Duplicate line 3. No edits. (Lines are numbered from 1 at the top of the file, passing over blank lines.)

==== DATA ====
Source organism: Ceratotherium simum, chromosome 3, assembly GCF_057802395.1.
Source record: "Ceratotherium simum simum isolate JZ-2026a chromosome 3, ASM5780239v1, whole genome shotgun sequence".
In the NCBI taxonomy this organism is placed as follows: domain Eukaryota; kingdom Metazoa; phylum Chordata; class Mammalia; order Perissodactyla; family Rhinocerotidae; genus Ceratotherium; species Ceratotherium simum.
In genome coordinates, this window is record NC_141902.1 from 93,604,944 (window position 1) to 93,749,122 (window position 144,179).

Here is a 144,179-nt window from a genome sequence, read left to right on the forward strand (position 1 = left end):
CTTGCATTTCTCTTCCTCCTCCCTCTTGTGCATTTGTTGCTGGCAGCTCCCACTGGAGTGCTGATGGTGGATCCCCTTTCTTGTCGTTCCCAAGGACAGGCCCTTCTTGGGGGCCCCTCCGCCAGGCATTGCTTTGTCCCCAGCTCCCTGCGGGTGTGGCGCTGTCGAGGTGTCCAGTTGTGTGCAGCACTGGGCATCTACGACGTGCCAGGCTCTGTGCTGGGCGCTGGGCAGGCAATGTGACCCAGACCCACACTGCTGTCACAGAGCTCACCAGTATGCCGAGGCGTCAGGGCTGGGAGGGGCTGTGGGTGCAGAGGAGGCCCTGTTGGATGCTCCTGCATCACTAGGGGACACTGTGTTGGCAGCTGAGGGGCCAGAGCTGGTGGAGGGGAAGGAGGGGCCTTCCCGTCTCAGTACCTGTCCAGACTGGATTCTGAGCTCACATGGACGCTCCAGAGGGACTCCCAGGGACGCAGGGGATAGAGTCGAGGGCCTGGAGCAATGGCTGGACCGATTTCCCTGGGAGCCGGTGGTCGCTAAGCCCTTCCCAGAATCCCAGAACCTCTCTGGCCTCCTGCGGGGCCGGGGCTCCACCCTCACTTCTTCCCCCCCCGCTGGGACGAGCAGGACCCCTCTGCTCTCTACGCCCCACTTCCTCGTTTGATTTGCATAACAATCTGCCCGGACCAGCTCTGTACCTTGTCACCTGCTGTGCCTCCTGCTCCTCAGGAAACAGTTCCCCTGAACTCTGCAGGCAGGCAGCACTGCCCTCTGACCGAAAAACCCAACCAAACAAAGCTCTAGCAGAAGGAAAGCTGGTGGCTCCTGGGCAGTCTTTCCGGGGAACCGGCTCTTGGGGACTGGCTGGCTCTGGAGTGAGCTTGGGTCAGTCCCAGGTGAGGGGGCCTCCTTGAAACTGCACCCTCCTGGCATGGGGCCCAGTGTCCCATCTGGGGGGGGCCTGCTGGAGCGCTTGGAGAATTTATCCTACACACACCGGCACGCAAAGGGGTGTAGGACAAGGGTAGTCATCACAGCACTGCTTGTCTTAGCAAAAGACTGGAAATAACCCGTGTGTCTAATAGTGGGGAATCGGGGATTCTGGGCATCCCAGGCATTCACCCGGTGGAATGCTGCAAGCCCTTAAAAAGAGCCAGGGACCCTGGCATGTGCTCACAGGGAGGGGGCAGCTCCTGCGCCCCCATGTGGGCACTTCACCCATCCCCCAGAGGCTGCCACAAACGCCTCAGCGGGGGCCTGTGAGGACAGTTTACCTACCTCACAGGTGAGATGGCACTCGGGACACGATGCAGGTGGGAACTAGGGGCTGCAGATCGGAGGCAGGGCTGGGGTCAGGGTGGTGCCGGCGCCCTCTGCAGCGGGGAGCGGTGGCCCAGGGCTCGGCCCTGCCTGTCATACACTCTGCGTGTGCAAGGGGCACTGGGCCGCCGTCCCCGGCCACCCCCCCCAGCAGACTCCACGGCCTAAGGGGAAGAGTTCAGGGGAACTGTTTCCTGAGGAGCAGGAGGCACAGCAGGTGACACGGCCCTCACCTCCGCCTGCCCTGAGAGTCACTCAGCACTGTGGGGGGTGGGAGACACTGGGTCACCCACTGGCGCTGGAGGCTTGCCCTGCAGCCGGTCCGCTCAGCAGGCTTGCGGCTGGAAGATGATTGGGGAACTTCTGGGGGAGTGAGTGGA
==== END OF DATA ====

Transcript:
In the NCBI taxonomy this organism is placed as follows: domain Eukaryota; kingdom Metazoa; phylum Chordata; class Mammalia; order Perissodactyla; family Rhinocerotidae; genus Ceratotherium; species Ceratotherium simum.